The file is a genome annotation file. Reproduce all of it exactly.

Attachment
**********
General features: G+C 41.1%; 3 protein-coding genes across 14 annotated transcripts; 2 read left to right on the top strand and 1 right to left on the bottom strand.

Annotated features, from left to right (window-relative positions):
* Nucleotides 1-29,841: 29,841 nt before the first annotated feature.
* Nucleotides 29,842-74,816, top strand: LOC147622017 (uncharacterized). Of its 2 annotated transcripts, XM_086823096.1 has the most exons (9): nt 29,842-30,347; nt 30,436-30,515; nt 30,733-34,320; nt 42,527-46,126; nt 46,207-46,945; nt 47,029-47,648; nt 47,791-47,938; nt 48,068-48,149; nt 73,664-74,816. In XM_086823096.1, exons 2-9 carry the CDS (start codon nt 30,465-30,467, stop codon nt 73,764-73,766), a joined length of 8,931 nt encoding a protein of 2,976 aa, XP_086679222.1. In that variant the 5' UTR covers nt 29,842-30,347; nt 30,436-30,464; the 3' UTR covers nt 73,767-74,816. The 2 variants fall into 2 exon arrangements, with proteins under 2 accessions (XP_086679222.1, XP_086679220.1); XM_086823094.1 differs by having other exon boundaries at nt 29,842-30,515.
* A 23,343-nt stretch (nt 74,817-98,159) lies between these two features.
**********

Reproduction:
General features: G+C 41.1%; 3 protein-coding genes across 14 annotated transcripts; 2 read left to right on the top strand and 1 right to left on the bottom strand.

Annotated features, from left to right (window-relative positions):
* Nucleotides 1-29,841: 29,841 nt before the first annotated feature.
* Nucleotides 29,842-74,816, top strand: LOC147622017 (uncharacterized). Of its 2 annotated transcripts, XM_086823096.1 has the most exons (9): nt 29,842-30,347; nt 30,436-30,515; nt 30,733-34,320; nt 42,527-46,126; nt 46,207-46,945; nt 47,029-47,648; nt 47,791-47,938; nt 48,068-48,149; nt 73,664-74,816. In XM_086823096.1, exons 2-9 carry the CDS (start codon nt 30,465-30,467, stop codon nt 73,764-73,766), a joined length of 8,931 nt encoding a protein of 2,976 aa, XP_086679222.1. In that variant the 5' UTR covers nt 29,842-30,347; nt 30,436-30,464; the 3' UTR covers nt 73,767-74,816. The 2 variants fall into 2 exon arrangements, with proteins under 2 accessions (XP_086679222.1, XP_086679220.1); XM_086823094.1 differs by having other exon boundaries at nt 29,842-30,515.
* A 23,343-nt stretch (nt 74,817-98,159) lies between these two features.